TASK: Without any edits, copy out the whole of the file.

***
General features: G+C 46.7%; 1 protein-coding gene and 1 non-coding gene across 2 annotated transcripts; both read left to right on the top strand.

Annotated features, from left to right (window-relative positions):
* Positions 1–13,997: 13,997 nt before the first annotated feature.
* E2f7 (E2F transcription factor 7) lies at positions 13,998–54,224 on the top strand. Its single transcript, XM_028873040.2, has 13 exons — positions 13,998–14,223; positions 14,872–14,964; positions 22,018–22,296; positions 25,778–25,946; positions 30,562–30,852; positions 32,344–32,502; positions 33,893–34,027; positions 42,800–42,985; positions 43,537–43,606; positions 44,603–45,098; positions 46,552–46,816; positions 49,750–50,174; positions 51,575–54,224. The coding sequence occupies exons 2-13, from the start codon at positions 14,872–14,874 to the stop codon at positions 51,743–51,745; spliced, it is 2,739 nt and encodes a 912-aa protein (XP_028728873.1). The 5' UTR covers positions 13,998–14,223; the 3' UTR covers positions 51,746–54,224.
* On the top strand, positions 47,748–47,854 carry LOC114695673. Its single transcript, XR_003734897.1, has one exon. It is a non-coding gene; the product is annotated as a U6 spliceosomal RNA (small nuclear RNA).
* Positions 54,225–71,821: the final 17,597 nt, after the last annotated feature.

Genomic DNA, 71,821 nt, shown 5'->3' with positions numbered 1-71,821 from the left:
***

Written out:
General features: G+C 46.7%; 1 protein-coding gene and 1 non-coding gene across 2 annotated transcripts; both read left to right on the top strand.

Annotated features, from left to right (window-relative positions):
* Positions 1–13,997: 13,997 nt before the first annotated feature.
* E2f7 (E2F transcription factor 7) lies at positions 13,998–54,224 on the top strand. Its single transcript, XM_028873040.2, has 13 exons — positions 13,998–14,223; positions 14,872–14,964; positions 22,018–22,296; positions 25,778–25,946; positions 30,562–30,852; positions 32,344–32,502; positions 33,893–34,027; positions 42,800–42,985; positions 43,537–43,606; positions 44,603–45,098; positions 46,552–46,816; positions 49,750–50,174; positions 51,575–54,224. The coding sequence occupies exons 2-13, from the start codon at positions 14,872–14,874 to the stop codon at positions 51,743–51,745; spliced, it is 2,739 nt and encodes a 912-aa protein (XP_028728873.1). The 5' UTR covers positions 13,998–14,223; the 3' UTR covers positions 51,746–54,224.
* On the top strand, positions 47,748–47,854 carry LOC114695673. Its single transcript, XR_003734897.1, has one exon. It is a non-coding gene; the product is annotated as a U6 spliceosomal RNA (small nuclear RNA).
* Positions 54,225–71,821: the final 17,597 nt, after the last annotated feature.

Genomic DNA, 71,821 nt, shown 5'->3' with positions numbered 1-71,821 from the left: